Reforming Sodom: Prostestants and the Rise of Gay Rights an Interview with Heather Rachelle White
Samira K. Mehta
Heather Rachelle White. Reforming Sodom: Protestants and the Rise of Gay Rights. (Chapel Hill:University of North Carolina Press, 2015)
SKM: I realize that I may be asking you to give away the farm here, but how is Christian sodomy different from sodomy?
HRW: Michel Foucault famously calls sodomy a “confused category,” and the research conducted by scholars of sexuality shows that it was even more confused a category that Foucault himself addressed. We could say that sodomy and Christian sodomy are the same thing. Sodomy is from its inception a Christian term--it was a medieval neologism, as Mark Jordan’s work shows, that was coined in reference to the biblical account of Genesis 19, in which God destroys the inhabitants of Sodom because of their wickedness. But the theological term innovated upon the biblical record, which already gave different answers about the nature of Sodom’s wickedness. While I was working on the book, I taught a course on the history of Christian Sodomy as an effort to trace out the changing meanings, and it was interesting to see how much of that history addressed something other than what we would today call “sexuality,” much less “homosexuality.” Sodomy has a long and muddled history as a catch-all invective against people and behaviors seen to embody anti-Christian perversity. That includes some forms of same-sex sexual behavior, but I’d say that there would be more continuity attached to a label like “deviant bestial appetites.”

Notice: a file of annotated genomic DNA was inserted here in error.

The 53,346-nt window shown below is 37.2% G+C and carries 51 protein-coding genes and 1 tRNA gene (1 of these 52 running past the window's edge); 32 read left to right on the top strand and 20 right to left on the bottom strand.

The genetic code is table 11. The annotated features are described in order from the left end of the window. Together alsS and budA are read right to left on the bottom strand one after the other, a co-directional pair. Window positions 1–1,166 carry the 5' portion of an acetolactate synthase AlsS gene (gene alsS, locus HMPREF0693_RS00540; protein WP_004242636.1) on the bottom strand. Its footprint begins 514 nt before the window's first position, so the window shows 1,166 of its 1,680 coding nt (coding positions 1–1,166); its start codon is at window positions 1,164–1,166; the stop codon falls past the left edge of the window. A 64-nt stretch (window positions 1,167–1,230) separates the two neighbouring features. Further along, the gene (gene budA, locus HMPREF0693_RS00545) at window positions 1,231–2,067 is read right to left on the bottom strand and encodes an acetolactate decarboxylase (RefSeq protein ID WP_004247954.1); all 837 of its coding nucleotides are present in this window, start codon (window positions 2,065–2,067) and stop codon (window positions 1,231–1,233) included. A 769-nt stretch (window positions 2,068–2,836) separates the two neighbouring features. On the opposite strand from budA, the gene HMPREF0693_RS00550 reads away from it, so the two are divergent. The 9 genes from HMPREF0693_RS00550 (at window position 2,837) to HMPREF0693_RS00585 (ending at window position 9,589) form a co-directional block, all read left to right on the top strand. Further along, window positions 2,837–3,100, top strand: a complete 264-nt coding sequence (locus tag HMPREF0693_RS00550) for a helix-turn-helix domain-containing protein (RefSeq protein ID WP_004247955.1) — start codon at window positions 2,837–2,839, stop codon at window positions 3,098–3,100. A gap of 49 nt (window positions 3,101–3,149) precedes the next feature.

I’d also add that the legal history of sodomy is also very interesting. Laws against sodomy, such as those that used to be enforced in the United States (until struck down in Lawrence v. Texas), did not have specifically homosexual meanings until the mid-20th century.
SKM: So sodomy is different from homosexuality. But how do you trace that relationship?
|The MCC's Troy Perry at LA's 1st Pride Parade|